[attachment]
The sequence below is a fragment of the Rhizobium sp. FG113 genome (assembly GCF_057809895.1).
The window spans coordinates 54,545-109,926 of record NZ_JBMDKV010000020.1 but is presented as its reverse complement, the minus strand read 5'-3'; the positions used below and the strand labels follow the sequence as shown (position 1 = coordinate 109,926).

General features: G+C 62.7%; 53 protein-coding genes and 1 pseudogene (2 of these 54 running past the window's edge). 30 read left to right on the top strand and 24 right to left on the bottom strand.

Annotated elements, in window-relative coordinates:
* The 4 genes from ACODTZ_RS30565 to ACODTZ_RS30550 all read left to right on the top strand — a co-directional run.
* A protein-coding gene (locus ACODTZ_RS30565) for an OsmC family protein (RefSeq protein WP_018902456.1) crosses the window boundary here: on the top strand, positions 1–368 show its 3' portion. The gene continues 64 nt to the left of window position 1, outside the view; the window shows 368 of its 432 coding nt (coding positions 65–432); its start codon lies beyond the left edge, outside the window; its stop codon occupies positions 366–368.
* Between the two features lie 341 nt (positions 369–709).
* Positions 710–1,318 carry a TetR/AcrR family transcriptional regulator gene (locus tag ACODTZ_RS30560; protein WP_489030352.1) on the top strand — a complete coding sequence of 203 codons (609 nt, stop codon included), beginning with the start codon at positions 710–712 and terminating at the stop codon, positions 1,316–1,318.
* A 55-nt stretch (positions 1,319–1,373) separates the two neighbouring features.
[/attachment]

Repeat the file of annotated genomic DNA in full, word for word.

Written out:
The sequence below is a fragment of the Rhizobium sp. FG113 genome (assembly GCF_057809895.1).
The window spans coordinates 54,545-109,926 of record NZ_JBMDKV010000020.1 but is presented as its reverse complement, the minus strand read 5'-3'; the positions used below and the strand labels follow the sequence as shown (position 1 = coordinate 109,926).

General features: G+C 62.7%; 53 protein-coding genes and 1 pseudogene (2 of these 54 running past the window's edge). 30 read left to right on the top strand and 24 right to left on the bottom strand.

Annotated elements, in window-relative coordinates:
* The 4 genes from ACODTZ_RS30565 to ACODTZ_RS30550 all read left to right on the top strand — a co-directional run.
* A protein-coding gene (locus ACODTZ_RS30565) for an OsmC family protein (RefSeq protein WP_018902456.1) crosses the window boundary here: on the top strand, positions 1–368 show its 3' portion. The gene continues 64 nt to the left of window position 1, outside the view; the window shows 368 of its 432 coding nt (coding positions 65–432); its start codon lies beyond the left edge, outside the window; its stop codon occupies positions 366–368.
* Between the two features lie 341 nt (positions 369–709).
* Positions 710–1,318 carry a TetR/AcrR family transcriptional regulator gene (locus tag ACODTZ_RS30560; protein WP_489030352.1) on the top strand — a complete coding sequence of 203 codons (609 nt, stop codon included), beginning with the start codon at positions 710–712 and terminating at the stop codon, positions 1,316–1,318.
* A 55-nt stretch (positions 1,319–1,373) separates the two neighbouring features.